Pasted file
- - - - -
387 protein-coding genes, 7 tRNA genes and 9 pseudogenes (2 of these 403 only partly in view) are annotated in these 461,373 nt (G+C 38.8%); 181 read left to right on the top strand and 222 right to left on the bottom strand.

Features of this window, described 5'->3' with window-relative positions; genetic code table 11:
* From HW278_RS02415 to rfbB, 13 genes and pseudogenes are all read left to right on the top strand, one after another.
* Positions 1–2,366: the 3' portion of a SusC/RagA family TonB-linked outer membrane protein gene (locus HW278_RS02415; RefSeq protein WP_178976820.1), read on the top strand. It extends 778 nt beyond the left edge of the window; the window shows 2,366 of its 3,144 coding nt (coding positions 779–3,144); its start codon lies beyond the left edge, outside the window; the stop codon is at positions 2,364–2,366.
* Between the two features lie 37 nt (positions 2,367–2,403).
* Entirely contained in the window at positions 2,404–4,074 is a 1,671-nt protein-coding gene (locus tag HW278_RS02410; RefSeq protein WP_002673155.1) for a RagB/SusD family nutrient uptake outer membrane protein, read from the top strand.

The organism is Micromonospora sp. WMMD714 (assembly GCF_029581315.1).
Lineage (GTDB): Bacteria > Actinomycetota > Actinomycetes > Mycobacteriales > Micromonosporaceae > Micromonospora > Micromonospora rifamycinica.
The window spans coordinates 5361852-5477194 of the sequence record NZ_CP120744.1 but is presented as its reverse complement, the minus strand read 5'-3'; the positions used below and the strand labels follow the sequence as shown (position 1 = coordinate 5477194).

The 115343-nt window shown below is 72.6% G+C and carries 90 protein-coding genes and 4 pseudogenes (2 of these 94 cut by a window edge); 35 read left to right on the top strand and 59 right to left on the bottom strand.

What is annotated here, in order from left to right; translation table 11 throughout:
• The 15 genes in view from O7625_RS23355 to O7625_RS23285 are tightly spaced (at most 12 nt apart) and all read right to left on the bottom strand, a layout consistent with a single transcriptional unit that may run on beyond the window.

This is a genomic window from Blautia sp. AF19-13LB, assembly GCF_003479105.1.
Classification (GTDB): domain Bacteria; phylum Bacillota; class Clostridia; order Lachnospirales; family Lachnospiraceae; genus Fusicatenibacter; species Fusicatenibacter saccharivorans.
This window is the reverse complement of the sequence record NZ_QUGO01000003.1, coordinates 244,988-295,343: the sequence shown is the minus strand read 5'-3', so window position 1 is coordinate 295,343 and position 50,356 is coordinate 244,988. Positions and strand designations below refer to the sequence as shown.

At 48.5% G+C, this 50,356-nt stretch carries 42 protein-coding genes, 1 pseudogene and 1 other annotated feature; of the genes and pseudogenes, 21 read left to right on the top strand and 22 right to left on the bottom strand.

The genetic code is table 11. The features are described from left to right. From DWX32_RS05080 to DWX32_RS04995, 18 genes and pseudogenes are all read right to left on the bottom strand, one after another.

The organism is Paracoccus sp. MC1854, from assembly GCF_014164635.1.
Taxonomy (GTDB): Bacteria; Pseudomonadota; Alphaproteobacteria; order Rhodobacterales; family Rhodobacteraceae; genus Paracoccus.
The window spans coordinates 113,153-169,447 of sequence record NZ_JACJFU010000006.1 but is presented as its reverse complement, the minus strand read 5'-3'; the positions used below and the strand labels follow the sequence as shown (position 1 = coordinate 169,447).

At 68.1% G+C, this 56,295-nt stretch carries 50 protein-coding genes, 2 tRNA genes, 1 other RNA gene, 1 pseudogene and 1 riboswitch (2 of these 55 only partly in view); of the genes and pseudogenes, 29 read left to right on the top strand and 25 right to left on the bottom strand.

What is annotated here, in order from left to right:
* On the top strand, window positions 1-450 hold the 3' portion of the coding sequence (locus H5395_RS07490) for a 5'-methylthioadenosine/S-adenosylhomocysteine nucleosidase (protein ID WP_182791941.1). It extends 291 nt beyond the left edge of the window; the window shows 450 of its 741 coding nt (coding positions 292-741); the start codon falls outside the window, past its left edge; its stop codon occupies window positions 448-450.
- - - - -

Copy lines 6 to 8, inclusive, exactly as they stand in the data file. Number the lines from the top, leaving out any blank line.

* Entirely contained in the window at positions 2,404–4,074 is a 1,671-nt protein-coding gene (locus tag HW278_RS02410; RefSeq protein WP_002673155.1) for a RagB/SusD family nutrient uptake outer membrane protein, read from the top strand.

The organism is Micromonospora sp. WMMD714 (assembly GCF_029581315.1).
Lineage (GTDB): Bacteria > Actinomycetota > Actinomycetes > Mycobacteriales > Micromonosporaceae > Micromonospora > Micromonospora rifamycinica.